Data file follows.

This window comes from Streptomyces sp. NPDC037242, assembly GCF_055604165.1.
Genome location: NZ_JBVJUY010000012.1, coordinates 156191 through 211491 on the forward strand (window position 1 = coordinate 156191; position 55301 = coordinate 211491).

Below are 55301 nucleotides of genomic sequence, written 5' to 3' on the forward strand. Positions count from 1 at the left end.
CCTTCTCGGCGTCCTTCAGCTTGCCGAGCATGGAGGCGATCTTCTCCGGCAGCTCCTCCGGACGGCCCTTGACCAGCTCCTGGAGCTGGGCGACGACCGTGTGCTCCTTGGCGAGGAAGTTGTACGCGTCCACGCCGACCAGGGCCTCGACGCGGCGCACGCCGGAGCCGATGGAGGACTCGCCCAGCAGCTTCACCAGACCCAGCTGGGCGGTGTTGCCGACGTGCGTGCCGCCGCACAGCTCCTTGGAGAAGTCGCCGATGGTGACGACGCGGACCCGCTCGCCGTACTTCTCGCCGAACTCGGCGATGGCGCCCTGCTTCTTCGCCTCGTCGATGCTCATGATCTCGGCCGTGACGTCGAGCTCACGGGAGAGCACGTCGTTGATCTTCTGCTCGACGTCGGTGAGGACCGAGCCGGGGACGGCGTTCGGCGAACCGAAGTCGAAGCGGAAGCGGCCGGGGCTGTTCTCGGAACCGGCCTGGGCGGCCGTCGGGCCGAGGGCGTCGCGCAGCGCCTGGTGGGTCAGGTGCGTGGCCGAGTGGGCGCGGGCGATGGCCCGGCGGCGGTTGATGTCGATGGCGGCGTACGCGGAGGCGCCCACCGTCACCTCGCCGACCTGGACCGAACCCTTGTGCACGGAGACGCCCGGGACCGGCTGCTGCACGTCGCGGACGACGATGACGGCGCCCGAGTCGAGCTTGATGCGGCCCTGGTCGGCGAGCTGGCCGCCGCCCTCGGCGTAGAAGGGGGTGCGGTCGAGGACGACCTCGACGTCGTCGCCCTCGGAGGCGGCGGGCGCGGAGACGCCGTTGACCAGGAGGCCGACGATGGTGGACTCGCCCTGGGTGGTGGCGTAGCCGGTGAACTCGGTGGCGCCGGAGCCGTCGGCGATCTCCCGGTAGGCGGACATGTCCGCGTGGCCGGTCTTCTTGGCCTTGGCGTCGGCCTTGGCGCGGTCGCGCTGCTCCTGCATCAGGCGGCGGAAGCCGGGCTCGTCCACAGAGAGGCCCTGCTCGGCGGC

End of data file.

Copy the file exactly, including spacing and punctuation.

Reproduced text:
This window comes from Streptomyces sp. NPDC037242, assembly GCF_055604165.1.
Genome location: NZ_JBVJUY010000012.1, coordinates 156191 through 211491 on the forward strand (window position 1 = coordinate 156191; position 55301 = coordinate 211491).

Below are 55301 nucleotides of genomic sequence, written 5' to 3' on the forward strand. Positions count from 1 at the left end.
CCTTCTCGGCGTCCTTCAGCTTGCCGAGCATGGAGGCGATCTTCTCCGGCAGCTCCTCCGGACGGCCCTTGACCAGCTCCTGGAGCTGGGCGACGACCGTGTGCTCCTTGGCGAGGAAGTTGTACGCGTCCACGCCGACCAGGGCCTCGACGCGGCGCACGCCGGAGCCGATGGAGGACTCGCCCAGCAGCTTCACCAGACCCAGCTGGGCGGTGTTGCCGACGTGCGTGCCGCCGCACAGCTCCTTGGAGAAGTCGCCGATGGTGACGACGCGGACCCGCTCGCCGTACTTCTCGCCGAACTCGGCGATGGCGCCCTGCTTCTTCGCCTCGTCGATGCTCATGATCTCGGCCGTGACGTCGAGCTCACGGGAGAGCACGTCGTTGATCTTCTGCTCGACGTCGGTGAGGACCGAGCCGGGGACGGCGTTCGGCGAACCGAAGTCGAAGCGGAAGCGGCCGGGGCTGTTCTCGGAACCGGCCTGGGCGGCCGTCGGGCCGAGGGCGTCGCGCAGCGCCTGGTGGGTCAGGTGCGTGGCCGAGTGGGCGCGGGCGATGGCCCGGCGGCGGTTGATGTCGATGGCGGCGTACGCGGAGGCGCCCACCGTCACCTCGCCGACCTGGACCGAACCCTTGTGCACGGAGACGCCCGGGACCGGCTGCTGCACGTCGCGGACGACGATGACGGCGCCCGAGTCGAGCTTGATGCGGCCCTGGTCGGCGAGCTGGCCGCCGCCCTCGGCGTAGAAGGGGGTGCGGTCGAGGACGACCTCGACGTCGTCGCCCTCGGAGGCGGCGGGCGCGGAGACGCCGTTGACCAGGAGGCCGACGATGGTGGACTCGCCCTGGGTGGTGGCGTAGCCGGTGAACTCGGTGGCGCCGGAGCCGTCGGCGATCTCCCGGTAGGCGGACATGTCCGCGTGGCCGGTCTTCTTGGCCTTGGCGTCGGCCTTGGCGCGGTCGCGCTGCTCCTGCATCAGGCGGCGGAAGCCGGGCTCGTCCACAGAGAGGCCCTGCTCGGCGGC